When UK-based online trading site Betfair was granted a licence to operate in Australia this January, it built a new data centre and flew the entire setup from the UK to Tasmania on two chartered aeroplanes. In the first three weeks of going live, the company has achieved 100 percent uptime.
Betfair is an online trading exchange and, according to the company's director of infrastructure, Paul Moss, the challenges of keeping such a system available are similar to — and sometimes more demanding than — a stock exchange.
"The site always has to be available. Unlike the stock exchange, which shuts down at 5pm for storage upgrades and firmware upgrades, Betfair can't stop. It is just like a stock exchange but 24/7.
"You can bet right up to the last second [during a race or football match]. So Betfair is all about performance, capacity and availability. We do as many credit card transactions as any European site so security is important as well," said Moss.
When asked about downtime, Moss said it was "not tolerated". He claimed Betfair in the UK achieved five nines (99.999 percent availability) last year and he hoped Betfair's Tasmanian data centre would maintain its perfect record.
"I should point out that we have been live for exactly three weeks and two days, so the fact that we have maintained 100 percent isn't really anything to crow about so far, but nonetheless I think we have proved that the infrastructure we have deployed is fundamentally sound," Moss told ZDNet Australia this morning.
Moss explained that once the company knew it would be opening up a hub in Australia, it decided to purchase all the necessary equipment in the UK and build its data centre there — where it already had the expertise, experience and testing facilities. Once ready and working, it was loaded onto two 747 aeroplanes and flown to Hobart.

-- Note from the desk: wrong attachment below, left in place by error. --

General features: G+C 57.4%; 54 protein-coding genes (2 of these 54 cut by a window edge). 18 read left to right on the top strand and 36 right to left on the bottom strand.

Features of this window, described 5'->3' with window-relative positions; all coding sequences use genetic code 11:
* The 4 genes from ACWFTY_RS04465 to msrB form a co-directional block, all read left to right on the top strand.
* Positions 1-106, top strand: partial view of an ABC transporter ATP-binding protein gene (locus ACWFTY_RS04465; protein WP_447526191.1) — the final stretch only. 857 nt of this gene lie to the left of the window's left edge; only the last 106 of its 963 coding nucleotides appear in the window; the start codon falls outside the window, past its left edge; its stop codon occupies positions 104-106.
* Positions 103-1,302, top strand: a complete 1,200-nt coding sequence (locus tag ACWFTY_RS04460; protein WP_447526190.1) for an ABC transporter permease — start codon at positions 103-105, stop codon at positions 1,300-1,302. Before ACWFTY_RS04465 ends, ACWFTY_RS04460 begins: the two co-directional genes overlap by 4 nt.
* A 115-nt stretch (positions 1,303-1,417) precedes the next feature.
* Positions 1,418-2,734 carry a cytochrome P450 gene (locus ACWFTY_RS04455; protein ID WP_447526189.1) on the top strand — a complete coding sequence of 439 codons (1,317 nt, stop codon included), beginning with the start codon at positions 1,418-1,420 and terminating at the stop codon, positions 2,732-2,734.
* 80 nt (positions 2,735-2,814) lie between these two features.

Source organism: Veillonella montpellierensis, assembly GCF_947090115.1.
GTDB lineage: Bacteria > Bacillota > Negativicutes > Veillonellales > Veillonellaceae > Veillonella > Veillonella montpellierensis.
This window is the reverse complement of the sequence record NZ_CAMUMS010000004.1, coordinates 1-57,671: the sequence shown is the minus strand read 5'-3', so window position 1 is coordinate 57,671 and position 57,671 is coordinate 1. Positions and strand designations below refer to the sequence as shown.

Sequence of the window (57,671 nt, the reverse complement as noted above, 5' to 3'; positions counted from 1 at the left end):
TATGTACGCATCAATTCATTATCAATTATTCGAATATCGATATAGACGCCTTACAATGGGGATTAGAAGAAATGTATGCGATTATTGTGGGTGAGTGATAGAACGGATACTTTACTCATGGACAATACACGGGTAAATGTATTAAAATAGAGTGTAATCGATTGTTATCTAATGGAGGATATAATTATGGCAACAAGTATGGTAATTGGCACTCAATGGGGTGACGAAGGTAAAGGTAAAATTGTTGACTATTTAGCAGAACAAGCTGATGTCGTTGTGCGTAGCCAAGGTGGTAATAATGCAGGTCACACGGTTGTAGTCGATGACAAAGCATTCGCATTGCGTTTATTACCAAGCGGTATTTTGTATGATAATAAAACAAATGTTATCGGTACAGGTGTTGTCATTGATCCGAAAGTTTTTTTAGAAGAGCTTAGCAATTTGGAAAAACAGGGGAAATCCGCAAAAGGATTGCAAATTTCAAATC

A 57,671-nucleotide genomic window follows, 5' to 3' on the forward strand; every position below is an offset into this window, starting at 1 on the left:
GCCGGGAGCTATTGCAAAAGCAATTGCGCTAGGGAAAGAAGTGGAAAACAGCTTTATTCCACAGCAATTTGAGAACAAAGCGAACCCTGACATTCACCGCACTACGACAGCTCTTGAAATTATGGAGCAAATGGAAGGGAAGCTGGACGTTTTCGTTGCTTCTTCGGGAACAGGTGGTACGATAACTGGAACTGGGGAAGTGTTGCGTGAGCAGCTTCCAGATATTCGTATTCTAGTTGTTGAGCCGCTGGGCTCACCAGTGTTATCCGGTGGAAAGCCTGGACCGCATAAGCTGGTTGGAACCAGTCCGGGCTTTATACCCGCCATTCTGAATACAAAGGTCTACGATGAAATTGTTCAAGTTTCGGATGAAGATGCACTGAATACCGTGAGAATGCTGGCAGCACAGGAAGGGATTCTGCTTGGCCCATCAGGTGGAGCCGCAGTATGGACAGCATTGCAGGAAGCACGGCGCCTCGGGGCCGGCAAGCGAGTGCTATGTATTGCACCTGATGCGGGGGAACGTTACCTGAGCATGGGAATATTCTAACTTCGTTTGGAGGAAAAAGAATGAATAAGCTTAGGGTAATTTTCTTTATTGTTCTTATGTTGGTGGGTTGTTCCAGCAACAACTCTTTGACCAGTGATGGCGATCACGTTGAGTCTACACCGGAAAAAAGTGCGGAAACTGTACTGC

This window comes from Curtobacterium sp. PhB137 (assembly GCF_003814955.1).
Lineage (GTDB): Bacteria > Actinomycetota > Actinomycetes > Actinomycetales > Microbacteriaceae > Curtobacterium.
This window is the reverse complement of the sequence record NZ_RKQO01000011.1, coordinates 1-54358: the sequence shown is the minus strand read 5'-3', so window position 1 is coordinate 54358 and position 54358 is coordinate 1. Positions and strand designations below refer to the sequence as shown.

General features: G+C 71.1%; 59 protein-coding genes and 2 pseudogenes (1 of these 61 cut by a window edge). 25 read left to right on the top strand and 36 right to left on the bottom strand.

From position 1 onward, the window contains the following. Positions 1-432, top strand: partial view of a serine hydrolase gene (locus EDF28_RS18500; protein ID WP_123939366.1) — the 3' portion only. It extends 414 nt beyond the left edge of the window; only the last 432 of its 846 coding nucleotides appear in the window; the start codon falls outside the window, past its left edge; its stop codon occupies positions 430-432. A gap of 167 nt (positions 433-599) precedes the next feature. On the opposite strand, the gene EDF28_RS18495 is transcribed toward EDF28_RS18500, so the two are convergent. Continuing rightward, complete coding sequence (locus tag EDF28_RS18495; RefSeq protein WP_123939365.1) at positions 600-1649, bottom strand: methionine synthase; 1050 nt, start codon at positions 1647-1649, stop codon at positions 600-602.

Moss claimed the company spends a "minimal" amount on Microsoft licences.
"At the back end we have Sun enterprise boxes running Solaris and an Oracle database. On the Web tier we have Sun AMD Opteron machines that run Red Hat Linux. All the networking gear is Cisco and Citrix Netscalers are used to load balance," he said.
Although Betfair in Australia is relatively new, Moss claims the servers are already being tested and the traffic is expected to continue growing at a healthy rate.
"In Tasmania, the centre peaks at about 500 requests per second. In the UK, the data centre handles 1.4 million transactions per day and on a busy day we do 3,000 requests per second.
"We take great pride in what we do… at 3:20 on a Saturday afternoon — peak time — you want everything to work," said Moss.
When asked if Betfair's Australian operations could maintain their perfect record, Moss said: "I hope so, that's the whole idea — to maintain 100 percent".
According to Moss, Betfair is keen to seek out any technology that could help the company improve its site's performance and availability but, before the company invests in any new technology, it puts the products through a "real world" test in its labs.
"We basically record one of our busiest days — people logging in, placing bets, cancelling bets — it actually records a true day, so we have a very good idea of the performance of the kit we are buying," said Moss.
Balancing the load
One of the products highlighted by Moss was the Citrix Netscaler, which is a load balancing appliance that is capable of managing network traffic on the application layer. It is usually deployed in front of application servers to ensure traffic is evenly distributed but it is also capable of compressing HTTP traffic to reduce bandwidth and improve application performance.
Betfair's UK office, which is where Moss was originally located, switched to NetScaler around three years ago from the BIG-IP appliance from F5 Networks. The BIG-IP offers similar features to NetScaler and Moss said that although there was nothing wrong with them, the NetScaler simply provided better performance for Betfair's requirements.
"The F5 BIG-IP is great. I have nothing negative to say about F5. We have F5's in the lab," said Moss, who suggested that should F5 boost the BIG-IP's performance to surpass that of the NetScaler, he would consider switching back.